TITLE

ECOLOGICAL STUDY ON NITROGEN BIOGEOCHEMICAL CYCLE AFTER CONVERSION FROM GRASSLAND TO CROPLAND IN SOUTHEASTERN EUROPE (ROMANIA)

AUTHOR(S)
Csolti, Andreea; Botez, Florina; Postolache, Carmen
PUB. DATE
April 2017
SOURCE
Environmental Engineering & Management Journal (EEMJ);Apr2017, Vol. 16 Issue 4, p837
SOURCE TYPE
Academic Journal
DOC. TYPE
Article
ABSTRACT
Conversion of natural ecological systems has been one of the greatest human impact on terrestrial ecosystems. The expansion of anthroposphere altered virtually all biogeochemical cycles of elements. Nitrogen holds a key place in sustaining life and presents unique traits such as broad chemical speciation and mobility within the environmental compartments. With historically adapted ecosystems to low bioavailable nitrogen, understanding the complexity of the nitrogen disruption is a continuous challenge. Therefore, the present study addresses the changes of nitrogen biogeochemical cycle from a converted grassland for crop production versus grassland ecosystem. One of the first alteration of grassland as it becomes transformed is the removal of plant cover, which directly affects the water cycle, oxygen regime, and the organic matter availability. Though our results show similar dynamics of soil moisture and organic matter content for both study areas, smaller values for these parameters are recorded for the modified ecosystem, of 3% for soil moisture and 10% of organic matter. Another subtle response can be noticed while analyzing soil pH levels, a slight acidification being visible in the cropland ecosystem. More significant responses occur at the microbial community levels when analyzing the mineralization rates, both site specific and potential. Potential mineralization rates of organic matter conversion in inorganic compounds halved in cropland system during the study period while keeping similar variations correlated with seasons, clearly demonstrating the great impact of land conversion on microbial communities which are responsible for nutrient turnover in soils.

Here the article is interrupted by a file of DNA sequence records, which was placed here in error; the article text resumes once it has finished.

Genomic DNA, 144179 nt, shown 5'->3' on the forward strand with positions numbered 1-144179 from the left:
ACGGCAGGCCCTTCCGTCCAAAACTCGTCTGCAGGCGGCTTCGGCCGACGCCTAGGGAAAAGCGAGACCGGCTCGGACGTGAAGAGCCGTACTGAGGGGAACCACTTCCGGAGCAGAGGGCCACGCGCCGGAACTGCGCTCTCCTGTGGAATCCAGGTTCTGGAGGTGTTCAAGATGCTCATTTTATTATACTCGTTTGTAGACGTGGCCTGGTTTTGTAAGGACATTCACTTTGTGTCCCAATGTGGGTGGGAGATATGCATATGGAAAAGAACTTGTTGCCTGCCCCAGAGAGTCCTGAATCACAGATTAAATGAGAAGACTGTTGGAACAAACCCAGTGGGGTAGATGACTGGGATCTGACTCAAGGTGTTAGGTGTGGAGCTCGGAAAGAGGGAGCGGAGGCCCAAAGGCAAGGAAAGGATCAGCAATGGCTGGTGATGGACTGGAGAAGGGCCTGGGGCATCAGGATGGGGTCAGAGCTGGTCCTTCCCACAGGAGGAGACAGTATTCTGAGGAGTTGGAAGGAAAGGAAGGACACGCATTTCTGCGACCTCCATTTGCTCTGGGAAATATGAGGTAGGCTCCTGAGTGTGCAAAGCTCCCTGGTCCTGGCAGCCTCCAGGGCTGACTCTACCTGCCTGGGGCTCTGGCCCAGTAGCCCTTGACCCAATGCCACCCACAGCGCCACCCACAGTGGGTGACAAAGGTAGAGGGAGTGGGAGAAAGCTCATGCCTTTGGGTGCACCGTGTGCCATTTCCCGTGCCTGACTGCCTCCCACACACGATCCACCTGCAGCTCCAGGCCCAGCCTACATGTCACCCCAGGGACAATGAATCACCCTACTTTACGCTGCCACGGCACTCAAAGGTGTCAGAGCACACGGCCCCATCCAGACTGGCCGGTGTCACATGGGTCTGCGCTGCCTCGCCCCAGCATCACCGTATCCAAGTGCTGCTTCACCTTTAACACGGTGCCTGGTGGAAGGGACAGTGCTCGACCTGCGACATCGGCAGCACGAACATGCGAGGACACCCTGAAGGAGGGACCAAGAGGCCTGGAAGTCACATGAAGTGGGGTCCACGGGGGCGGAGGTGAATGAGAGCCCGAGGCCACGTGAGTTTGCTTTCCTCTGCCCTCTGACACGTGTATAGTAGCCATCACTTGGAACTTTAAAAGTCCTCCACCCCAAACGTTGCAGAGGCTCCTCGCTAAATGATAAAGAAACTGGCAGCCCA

ACCESSION #
124182895

 

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